How many doctors in this region are trained in the Bredesen protocol?
It’s basically just Dave. They’re trying to train some coaches to do the close-in and dietary and diagnostic stuff. They’re getting everything much more systematised. It’s very much a work in progress. Small sample-size success rates – over 85% is my understanding – seem to me seriously significant when you compare them with the rest of the medical world; of something like 240 drug trials so far, I think four drugs have made it to registration, and they’re a waste of time anyway.
Do you think there will be an Alzheimer’s drug in time?
You look at it and you go, how the hell could you have a drug that could do so much? It’s like trying to have a drug for being sick. We’re dealing with at least 40 different medical complaints that have a commonality of symptom. Bredesen talked of a bucket with 36 holes in it, and drugs might plug up one of them. I think it was in 1995 that they came up with the amyloid cascade hypothesis – all we have to do is clean up these tangles and amyloid plaques. They’ve been thrashing at that for nearly 25 years and they’ve got nowhere. Isn’t that the definition of insanity, doing the same thing hoping for a different result?
What would you like to see in Alzheimer’s care and support?
First thing, in my opinion, doctors need to fess up to the fact that they’re out of their depth. They need to stand aside and dump their single-variable testing and start to get smart. Why don’t they do genetic testing? They need to, as a group, pay attention to the science and say, “How the hell can we fix this problem?” There’s no treatment we’ve given that can be construed as dangerous. I had huge opposition to just getting tests such as levels of various metals in the blood done. I can’t see what there is to lose.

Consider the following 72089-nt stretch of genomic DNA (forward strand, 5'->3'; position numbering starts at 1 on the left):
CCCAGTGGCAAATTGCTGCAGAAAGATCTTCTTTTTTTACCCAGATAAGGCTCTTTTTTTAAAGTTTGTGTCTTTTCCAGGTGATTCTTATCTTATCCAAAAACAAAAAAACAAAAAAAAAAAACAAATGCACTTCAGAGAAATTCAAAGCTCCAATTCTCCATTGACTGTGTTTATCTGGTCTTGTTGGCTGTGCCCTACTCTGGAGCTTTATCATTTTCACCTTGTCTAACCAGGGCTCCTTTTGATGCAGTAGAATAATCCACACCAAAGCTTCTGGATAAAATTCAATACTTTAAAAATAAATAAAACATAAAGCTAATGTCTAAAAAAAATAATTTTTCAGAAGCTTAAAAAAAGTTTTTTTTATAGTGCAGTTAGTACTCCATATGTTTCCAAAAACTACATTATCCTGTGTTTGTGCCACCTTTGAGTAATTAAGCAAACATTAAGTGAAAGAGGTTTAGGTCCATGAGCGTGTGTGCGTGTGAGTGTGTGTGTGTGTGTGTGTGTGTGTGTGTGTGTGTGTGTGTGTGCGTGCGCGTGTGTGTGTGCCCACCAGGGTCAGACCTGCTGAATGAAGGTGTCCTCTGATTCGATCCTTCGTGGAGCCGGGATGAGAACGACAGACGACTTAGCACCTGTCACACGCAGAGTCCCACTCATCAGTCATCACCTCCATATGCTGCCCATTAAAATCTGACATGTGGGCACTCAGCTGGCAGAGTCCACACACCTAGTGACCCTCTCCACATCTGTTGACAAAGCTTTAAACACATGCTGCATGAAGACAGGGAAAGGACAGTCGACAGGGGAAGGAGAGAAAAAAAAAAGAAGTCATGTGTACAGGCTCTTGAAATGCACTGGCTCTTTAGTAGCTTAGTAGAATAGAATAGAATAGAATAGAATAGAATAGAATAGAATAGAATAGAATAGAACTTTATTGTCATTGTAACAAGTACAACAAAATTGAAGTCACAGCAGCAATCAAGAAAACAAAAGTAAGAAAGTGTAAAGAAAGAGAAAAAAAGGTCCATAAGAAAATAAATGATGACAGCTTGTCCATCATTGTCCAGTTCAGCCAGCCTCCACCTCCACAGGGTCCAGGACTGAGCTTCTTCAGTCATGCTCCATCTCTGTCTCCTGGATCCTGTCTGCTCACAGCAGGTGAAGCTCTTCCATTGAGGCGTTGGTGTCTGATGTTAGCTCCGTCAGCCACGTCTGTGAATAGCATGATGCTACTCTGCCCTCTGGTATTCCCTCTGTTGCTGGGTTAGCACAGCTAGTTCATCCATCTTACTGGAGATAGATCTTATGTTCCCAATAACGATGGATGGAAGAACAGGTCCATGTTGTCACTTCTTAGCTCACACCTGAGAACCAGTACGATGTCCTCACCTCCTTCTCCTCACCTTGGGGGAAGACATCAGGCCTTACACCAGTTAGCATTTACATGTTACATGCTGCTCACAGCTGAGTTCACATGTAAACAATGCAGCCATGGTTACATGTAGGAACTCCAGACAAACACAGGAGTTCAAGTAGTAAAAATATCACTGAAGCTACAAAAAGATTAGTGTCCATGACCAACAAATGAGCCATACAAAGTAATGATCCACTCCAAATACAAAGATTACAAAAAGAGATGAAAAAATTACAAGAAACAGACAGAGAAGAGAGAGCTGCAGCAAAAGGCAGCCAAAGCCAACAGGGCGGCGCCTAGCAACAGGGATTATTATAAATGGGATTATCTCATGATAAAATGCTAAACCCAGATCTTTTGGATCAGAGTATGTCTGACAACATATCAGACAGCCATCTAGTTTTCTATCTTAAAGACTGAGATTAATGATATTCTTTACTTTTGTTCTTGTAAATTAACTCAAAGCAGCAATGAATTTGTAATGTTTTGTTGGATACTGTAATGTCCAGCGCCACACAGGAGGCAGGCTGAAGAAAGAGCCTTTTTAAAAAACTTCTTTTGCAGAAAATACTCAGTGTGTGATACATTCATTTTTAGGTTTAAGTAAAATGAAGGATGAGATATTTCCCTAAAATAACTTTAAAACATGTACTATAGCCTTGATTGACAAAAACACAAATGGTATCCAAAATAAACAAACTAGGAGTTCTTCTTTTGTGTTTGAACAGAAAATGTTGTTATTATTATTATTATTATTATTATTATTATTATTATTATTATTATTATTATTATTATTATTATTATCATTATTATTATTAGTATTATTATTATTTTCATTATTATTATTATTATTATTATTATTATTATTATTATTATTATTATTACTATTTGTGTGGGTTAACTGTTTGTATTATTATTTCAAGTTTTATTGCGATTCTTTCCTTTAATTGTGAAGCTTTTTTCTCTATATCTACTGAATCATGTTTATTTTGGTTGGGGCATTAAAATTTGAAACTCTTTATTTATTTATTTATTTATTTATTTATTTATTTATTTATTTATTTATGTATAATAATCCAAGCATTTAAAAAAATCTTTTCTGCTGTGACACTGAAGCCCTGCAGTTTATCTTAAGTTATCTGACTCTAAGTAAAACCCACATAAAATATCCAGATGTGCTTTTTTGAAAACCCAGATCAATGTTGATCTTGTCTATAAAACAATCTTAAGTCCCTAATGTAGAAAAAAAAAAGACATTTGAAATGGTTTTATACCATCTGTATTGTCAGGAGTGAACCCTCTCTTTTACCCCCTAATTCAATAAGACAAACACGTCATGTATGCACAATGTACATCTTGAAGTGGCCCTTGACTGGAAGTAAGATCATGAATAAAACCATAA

Being a dementia caregiver is hard. How are you?
I talk to a lot of people because of Lexus, Ann’s assisting dog. I had a lady come to me and she said, “I’ve lost two husbands, one to cancer, one to Alzheimer’s; the cancer death was so much easier.” How I keep my head above water is that I’m doing stuff. And we’re winning. Late last year, we were planning Ann’s funeral; that was pretty hard. When I kept running into resistance, I became a lot harder. I guess what turned it around for us was the first time we detoxed Ann, in September last year, and saw a huge turnaround within 10 days. Knowing what’s wrong is most of the battle. The Australian Parliament is looking into CIRS in a parliamentary inquiry that’s due to report any day. Fortunately for the Australians, one of their senators got it.
For more information on Peter Dredge’s book, Beating Alzheimer’s, The Enemy at the Gate: Turning Despair into Hope and Action, visit beatmyenemy.com.
1. Peter and Ann Dredge in 1985, aboard the boat they sailed from New Zealand to the US. 2. The couple in 2013. 3. With assisting dog Lexus in 2016. 4. Ann in 2009. Below left, Ann and Lexus in 2012.
Dale Bredesen: outside the mainstream.
From left, Drs Ritchie Shoemaker and Dave Jenkins.